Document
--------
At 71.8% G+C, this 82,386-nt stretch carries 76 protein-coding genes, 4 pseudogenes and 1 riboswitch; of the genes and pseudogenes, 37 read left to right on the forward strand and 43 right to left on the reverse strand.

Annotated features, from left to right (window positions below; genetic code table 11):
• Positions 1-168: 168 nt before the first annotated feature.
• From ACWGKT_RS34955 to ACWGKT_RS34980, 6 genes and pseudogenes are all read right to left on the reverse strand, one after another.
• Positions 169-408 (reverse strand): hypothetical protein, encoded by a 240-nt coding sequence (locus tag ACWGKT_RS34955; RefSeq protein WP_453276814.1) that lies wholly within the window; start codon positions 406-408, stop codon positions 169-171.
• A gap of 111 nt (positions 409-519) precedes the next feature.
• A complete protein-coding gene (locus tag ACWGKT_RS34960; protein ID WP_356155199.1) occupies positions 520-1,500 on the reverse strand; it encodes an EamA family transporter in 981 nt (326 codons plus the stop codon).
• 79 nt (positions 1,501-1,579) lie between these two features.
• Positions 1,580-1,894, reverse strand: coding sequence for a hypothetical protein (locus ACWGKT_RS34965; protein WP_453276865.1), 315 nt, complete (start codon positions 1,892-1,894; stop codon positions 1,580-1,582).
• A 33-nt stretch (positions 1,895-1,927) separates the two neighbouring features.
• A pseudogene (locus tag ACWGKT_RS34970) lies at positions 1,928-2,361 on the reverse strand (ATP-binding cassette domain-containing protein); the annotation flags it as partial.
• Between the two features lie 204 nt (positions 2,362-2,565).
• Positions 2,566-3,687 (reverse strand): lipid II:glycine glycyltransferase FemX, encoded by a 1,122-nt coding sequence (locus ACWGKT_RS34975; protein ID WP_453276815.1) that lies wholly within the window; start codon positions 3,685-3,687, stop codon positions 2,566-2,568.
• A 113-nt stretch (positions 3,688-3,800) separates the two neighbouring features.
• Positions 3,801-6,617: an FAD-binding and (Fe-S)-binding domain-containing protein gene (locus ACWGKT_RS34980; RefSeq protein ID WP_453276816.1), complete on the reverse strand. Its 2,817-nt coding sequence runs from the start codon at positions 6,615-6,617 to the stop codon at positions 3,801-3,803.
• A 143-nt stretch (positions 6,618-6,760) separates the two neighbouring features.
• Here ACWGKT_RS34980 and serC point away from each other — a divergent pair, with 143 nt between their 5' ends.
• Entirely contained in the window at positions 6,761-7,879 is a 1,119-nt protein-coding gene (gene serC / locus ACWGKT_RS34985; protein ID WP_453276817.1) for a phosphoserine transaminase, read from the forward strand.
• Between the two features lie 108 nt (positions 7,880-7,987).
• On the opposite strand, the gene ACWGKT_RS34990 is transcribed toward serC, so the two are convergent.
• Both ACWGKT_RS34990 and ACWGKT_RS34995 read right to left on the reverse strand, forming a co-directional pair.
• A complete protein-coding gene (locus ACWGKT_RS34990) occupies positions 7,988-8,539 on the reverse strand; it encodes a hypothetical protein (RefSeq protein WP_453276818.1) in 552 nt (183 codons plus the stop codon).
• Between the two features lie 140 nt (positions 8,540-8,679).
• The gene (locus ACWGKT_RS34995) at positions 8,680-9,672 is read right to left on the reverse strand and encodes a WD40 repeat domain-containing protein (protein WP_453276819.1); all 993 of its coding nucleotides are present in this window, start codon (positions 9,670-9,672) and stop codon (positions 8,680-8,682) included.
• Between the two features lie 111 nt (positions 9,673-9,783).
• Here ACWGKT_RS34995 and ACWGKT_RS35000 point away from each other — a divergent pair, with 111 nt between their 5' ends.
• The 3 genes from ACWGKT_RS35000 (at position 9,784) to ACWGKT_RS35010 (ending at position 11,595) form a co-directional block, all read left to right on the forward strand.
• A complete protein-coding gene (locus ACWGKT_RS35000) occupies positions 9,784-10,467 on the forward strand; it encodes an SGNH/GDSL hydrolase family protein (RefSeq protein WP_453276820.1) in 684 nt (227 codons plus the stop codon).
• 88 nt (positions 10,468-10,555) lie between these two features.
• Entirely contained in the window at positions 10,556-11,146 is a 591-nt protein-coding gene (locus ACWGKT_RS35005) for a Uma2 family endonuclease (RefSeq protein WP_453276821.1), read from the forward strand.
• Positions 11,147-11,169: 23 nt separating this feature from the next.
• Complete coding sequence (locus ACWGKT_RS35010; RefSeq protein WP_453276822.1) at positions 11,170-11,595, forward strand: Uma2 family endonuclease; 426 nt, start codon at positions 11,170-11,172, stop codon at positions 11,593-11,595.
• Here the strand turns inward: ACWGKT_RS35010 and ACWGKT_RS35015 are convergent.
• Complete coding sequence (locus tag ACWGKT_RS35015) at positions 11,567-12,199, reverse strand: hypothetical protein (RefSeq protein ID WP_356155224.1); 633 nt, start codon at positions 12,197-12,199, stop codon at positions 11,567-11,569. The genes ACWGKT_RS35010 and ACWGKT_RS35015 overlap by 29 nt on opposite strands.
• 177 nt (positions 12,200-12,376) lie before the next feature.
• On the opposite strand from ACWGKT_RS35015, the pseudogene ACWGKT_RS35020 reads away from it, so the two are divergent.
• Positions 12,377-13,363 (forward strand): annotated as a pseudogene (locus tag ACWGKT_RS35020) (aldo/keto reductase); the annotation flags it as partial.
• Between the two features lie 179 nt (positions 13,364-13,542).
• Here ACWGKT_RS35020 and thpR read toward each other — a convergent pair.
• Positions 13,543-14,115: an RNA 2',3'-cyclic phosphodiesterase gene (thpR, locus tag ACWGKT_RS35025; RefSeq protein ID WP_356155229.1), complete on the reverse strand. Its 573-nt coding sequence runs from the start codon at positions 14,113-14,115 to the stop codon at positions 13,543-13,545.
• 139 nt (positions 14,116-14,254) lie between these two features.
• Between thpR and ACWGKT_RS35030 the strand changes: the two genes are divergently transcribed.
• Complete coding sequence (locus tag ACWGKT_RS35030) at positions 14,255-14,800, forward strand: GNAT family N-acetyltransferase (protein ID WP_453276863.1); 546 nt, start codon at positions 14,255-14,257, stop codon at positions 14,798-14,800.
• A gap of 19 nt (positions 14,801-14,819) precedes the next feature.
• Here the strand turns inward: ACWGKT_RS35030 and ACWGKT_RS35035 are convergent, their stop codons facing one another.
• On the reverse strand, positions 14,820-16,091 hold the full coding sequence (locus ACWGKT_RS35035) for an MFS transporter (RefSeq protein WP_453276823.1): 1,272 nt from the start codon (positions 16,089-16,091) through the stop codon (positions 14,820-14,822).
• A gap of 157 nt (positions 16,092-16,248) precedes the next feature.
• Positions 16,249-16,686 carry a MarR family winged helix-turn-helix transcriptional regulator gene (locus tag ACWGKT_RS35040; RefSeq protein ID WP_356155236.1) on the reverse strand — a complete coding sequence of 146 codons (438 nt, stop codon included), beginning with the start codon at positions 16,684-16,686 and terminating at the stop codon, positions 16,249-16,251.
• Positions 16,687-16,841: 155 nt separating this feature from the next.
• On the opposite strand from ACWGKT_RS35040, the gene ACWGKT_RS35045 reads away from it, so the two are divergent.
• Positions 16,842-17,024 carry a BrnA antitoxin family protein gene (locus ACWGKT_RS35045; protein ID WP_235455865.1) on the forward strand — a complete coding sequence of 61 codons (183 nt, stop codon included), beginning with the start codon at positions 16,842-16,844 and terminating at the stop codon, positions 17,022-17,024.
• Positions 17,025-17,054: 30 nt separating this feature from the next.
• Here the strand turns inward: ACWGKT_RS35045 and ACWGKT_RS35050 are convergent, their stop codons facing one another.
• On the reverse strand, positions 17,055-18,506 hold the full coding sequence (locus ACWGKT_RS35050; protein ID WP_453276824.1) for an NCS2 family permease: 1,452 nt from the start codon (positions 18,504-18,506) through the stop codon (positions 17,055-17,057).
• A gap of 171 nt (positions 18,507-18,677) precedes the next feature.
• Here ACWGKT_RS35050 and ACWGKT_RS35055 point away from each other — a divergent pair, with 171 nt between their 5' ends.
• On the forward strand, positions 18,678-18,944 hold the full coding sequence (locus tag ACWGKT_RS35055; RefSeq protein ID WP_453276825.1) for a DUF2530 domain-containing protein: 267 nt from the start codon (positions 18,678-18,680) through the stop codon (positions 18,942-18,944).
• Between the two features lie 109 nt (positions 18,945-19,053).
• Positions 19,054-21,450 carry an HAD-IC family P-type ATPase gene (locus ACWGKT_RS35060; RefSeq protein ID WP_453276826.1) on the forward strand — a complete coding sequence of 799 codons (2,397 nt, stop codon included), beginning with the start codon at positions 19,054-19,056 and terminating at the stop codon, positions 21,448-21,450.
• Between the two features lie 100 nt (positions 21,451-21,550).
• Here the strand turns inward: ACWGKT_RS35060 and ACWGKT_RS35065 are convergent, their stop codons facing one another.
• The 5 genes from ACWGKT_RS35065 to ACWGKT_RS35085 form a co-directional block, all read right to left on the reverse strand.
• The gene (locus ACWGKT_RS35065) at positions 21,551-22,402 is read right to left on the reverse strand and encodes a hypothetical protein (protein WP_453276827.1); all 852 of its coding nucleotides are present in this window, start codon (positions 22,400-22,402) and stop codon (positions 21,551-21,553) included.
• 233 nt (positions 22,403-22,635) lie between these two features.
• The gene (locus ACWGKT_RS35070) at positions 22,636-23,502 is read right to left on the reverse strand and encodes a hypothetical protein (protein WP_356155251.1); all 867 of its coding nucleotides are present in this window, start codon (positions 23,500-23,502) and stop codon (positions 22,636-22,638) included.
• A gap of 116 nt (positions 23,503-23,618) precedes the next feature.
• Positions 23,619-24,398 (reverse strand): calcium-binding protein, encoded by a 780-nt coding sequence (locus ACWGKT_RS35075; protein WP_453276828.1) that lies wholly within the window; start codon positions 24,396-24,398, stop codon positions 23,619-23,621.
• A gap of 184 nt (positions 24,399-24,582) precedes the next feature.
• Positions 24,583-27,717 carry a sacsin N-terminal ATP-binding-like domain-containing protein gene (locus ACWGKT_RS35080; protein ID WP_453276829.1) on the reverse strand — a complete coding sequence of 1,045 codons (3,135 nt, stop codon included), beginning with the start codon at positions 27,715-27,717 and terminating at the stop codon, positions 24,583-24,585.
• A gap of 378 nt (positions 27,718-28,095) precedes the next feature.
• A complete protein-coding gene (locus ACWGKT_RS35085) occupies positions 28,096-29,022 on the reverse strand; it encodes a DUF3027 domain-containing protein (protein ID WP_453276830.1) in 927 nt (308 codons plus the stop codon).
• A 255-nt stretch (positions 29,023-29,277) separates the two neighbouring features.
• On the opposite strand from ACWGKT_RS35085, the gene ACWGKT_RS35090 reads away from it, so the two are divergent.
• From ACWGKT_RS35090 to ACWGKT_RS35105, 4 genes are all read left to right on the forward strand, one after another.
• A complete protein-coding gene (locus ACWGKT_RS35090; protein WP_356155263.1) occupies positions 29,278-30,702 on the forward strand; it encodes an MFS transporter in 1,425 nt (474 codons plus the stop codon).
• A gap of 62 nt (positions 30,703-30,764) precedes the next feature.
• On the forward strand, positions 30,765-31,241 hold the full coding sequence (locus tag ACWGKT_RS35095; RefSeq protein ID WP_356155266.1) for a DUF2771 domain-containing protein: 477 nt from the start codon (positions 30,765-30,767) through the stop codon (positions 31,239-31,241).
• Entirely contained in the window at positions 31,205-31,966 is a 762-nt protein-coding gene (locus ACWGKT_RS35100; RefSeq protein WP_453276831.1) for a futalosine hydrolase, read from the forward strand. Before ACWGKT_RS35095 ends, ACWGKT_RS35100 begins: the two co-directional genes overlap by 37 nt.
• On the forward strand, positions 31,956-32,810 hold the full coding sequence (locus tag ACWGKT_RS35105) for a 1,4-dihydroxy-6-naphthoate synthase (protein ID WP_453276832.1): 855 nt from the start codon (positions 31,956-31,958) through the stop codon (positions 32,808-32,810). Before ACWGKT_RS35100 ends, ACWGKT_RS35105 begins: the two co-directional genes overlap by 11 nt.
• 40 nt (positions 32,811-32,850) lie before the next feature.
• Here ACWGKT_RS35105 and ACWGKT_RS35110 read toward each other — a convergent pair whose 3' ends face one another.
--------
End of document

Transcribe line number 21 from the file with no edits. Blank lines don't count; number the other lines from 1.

• Both ACWGKT_RS34990 and ACWGKT_RS34995 read right to left on the reverse strand, forming a co-directional pair.